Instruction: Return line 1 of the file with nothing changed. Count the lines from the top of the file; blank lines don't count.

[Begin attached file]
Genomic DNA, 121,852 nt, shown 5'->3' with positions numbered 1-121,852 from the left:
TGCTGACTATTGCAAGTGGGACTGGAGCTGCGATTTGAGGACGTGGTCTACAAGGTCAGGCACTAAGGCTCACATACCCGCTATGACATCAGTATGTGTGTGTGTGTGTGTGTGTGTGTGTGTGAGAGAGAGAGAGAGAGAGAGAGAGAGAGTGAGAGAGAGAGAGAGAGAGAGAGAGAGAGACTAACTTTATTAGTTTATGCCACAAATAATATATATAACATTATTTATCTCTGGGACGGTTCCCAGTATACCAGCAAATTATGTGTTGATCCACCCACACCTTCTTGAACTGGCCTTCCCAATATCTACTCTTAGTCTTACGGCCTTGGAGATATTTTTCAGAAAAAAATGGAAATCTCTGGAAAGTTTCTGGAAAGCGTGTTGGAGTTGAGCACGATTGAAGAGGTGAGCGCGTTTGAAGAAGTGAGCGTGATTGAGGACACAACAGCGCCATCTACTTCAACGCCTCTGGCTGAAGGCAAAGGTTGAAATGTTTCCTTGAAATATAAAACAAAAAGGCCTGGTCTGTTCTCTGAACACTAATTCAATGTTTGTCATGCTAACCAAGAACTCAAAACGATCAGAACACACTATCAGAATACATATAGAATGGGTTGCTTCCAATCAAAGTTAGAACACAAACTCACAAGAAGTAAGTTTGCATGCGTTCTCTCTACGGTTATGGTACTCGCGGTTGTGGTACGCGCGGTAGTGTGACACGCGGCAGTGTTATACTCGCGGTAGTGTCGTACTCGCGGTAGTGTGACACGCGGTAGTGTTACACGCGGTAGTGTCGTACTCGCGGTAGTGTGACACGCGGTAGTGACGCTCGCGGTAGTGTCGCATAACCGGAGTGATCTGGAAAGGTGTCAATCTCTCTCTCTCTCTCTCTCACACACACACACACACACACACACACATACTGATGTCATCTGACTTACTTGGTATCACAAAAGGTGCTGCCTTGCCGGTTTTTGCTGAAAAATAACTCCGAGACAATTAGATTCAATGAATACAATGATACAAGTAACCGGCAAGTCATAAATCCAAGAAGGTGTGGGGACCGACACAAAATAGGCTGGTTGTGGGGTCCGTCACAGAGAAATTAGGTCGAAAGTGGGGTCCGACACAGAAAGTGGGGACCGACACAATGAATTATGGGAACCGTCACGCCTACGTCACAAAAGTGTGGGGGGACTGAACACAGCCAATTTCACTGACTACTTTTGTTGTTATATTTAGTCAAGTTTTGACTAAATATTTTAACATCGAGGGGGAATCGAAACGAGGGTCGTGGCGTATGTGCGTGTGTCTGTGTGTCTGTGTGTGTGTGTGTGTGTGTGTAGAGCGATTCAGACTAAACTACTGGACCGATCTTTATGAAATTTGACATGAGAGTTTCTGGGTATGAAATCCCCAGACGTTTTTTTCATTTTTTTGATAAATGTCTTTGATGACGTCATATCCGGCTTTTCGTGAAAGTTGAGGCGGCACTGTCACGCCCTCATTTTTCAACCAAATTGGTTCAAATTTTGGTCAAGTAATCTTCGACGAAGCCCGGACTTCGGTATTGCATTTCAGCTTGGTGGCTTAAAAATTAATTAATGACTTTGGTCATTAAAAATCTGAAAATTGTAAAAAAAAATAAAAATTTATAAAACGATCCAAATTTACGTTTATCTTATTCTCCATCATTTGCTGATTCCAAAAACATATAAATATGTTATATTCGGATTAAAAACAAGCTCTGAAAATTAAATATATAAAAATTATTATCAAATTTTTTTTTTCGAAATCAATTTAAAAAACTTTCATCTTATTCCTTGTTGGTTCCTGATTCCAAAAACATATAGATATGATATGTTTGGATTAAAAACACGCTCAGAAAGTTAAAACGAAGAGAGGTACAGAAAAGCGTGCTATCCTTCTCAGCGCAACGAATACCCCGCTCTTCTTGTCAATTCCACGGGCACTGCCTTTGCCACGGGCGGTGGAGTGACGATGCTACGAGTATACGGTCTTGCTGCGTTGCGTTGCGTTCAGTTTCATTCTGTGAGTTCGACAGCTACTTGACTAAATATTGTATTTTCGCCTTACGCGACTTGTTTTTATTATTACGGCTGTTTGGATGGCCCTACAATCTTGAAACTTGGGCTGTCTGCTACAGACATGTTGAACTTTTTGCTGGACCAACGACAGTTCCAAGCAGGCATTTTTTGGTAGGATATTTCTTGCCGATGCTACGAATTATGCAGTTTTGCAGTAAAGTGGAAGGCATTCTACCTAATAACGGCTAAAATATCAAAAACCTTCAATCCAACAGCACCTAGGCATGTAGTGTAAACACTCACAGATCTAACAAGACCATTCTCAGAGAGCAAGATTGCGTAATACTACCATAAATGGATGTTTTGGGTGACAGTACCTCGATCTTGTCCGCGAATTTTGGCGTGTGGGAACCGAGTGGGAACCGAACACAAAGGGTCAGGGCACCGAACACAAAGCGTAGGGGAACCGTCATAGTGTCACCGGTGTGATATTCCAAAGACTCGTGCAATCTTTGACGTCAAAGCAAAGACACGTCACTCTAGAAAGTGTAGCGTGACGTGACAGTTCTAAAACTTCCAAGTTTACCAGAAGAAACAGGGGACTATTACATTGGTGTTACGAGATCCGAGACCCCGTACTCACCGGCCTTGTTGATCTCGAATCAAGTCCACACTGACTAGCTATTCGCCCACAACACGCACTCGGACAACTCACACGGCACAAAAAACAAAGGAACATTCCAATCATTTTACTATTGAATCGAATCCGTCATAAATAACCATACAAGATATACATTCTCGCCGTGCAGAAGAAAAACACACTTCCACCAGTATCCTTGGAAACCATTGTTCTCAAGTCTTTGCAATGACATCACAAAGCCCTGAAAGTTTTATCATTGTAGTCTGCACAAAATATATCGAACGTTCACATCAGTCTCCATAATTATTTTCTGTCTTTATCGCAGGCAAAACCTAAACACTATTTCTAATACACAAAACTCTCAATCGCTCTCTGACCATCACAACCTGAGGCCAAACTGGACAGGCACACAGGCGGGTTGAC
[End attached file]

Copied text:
Genomic DNA, 121,852 nt, shown 5'->3' with positions numbered 1-121,852 from the left: